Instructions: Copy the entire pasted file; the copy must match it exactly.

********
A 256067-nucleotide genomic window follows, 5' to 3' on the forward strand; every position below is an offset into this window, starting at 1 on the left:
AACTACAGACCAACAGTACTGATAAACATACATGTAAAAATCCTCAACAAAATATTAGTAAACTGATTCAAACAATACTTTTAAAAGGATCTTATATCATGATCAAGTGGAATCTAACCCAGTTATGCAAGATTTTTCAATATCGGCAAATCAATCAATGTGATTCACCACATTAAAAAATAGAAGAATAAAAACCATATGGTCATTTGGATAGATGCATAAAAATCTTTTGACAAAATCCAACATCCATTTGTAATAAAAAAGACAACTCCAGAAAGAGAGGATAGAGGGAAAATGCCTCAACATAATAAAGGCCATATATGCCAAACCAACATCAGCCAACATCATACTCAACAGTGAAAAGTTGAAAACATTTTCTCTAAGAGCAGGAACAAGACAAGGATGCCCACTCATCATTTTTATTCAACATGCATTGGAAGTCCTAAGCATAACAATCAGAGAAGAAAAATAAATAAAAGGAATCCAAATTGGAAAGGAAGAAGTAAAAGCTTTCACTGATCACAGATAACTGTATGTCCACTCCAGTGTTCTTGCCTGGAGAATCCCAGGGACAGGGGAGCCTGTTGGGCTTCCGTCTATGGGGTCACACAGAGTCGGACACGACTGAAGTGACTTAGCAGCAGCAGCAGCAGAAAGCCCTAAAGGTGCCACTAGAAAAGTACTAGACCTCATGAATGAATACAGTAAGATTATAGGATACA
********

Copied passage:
A 256067-nucleotide genomic window follows, 5' to 3' on the forward strand; every position below is an offset into this window, starting at 1 on the left:
AACTACAGACCAACAGTACTGATAAACATACATGTAAAAATCCTCAACAAAATATTAGTAAACTGATTCAAACAATACTTTTAAAAGGATCTTATATCATGATCAAGTGGAATCTAACCCAGTTATGCAAGATTTTTCAATATCGGCAAATCAATCAATGTGATTCACCACATTAAAAAATAGAAGAATAAAAACCATATGGTCATTTGGATAGATGCATAAAAATCTTTTGACAAAATCCAACATCCATTTGTAATAAAAAAGACAACTCCAGAAAGAGAGGATAGAGGGAAAATGCCTCAACATAATAAAGGCCATATATGCCAAACCAACATCAGCCAACATCATACTCAACAGTGAAAAGTTGAAAACATTTTCTCTAAGAGCAGGAACAAGACAAGGATGCCCACTCATCATTTTTATTCAACATGCATTGGAAGTCCTAAGCATAACAATCAGAGAAGAAAAATAAATAAAAGGAATCCAAATTGGAAAGGAAGAAGTAAAAGCTTTCACTGATCACAGATAACTGTATGTCCACTCCAGTGTTCTTGCCTGGAGAATCCCAGGGACAGGGGAGCCTGTTGGGCTTCCGTCTATGGGGTCACACAGAGTCGGACACGACTGAAGTGACTTAGCAGCAGCAGCAGCAGAAAGCCCTAAAGGTGCCACTAGAAAAGTACTAGACCTCATGAATGAATACAGTAAGATTATAGGATACA